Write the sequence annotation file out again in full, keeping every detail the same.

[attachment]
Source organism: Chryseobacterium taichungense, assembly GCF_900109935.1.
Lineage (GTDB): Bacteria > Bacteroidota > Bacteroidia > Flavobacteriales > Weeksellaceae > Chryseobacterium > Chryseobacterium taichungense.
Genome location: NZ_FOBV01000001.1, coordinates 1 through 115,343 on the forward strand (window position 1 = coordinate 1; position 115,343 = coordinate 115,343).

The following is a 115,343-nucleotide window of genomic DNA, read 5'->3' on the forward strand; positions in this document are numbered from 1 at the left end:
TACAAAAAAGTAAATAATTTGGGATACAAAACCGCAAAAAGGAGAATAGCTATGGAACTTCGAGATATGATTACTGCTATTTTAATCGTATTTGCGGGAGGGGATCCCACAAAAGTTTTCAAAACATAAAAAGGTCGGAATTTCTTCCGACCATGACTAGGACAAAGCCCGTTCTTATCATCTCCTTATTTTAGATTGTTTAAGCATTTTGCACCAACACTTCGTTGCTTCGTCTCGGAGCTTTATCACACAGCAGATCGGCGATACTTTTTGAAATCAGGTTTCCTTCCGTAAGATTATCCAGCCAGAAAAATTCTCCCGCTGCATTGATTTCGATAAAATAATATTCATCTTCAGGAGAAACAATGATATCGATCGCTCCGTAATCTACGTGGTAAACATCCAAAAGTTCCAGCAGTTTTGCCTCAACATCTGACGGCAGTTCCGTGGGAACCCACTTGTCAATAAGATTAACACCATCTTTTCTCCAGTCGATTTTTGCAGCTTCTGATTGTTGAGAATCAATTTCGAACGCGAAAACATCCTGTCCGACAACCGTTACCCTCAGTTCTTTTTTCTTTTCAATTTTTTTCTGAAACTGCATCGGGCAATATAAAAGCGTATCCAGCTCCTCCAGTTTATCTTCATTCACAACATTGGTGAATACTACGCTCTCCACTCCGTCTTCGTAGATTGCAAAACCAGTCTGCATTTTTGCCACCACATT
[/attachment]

Source organism: Chryseobacterium taichungense, assembly GCF_900109935.1.
Lineage (GTDB): Bacteria > Bacteroidota > Bacteroidia > Flavobacteriales > Weeksellaceae > Chryseobacterium > Chryseobacterium taichungense.
Genome location: NZ_FOBV01000001.1, coordinates 1 through 115,343 on the forward strand (window position 1 = coordinate 1; position 115,343 = coordinate 115,343).

The following is a 115,343-nucleotide window of genomic DNA, read 5'->3' on the forward strand; positions in this document are numbered from 1 at the left end:
TACAAAAAAGTAAATAATTTGGGATACAAAACCGCAAAAAGGAGAATAGCTATGGAACTTCGAGATATGATTACTGCTATTTTAATCGTATTTGCGGGAGGGGATCCCACAAAAGTTTTCAAAACATAAAAAGGTCGGAATTTCTTCCGACCATGACTAGGACAAAGCCCGTTCTTATCATCTCCTTATTTTAGATTGTTTAAGCATTTTGCACCAACACTTCGTTGCTTCGTCTCGGAGCTTTATCACACAGCAGATCGGCGATACTTTTTGAAATCAGGTTTCCTTCCGTAAGATTATCCAGCCAGAAAAATTCTCCCGCTGCATTGATTTCGATAAAATAATATTCATCTTCAGGAGAAACAATGATATCGATCGCTCCGTAATCTACGTGGTAAACATCCAAAAGTTCCAGCAGTTTTGCCTCAACATCTGACGGCAGTTCCGTGGGAACCCACTTGTCAATAAGATTAACACCATCTTTTCTCCAGTCGATTTTTGCAGCTTCTGATTGTTGAGAATCAATTTCGAACGCGAAAACATCCTGTCCGACAACCGTTACCCTCAGTTCTTTTTTCTTTTCAATTTTTTTCTGAAACTGCATCGGGCAATATAAAAGCGTATCCAGCTCCTCCAGTTTATCTTCATTCACAACATTGGTGAATACTACGCTCTCCACTCCGTCTTCGTAGATTGCAAAACCAGTCTGCATTTTTGCCACCACATT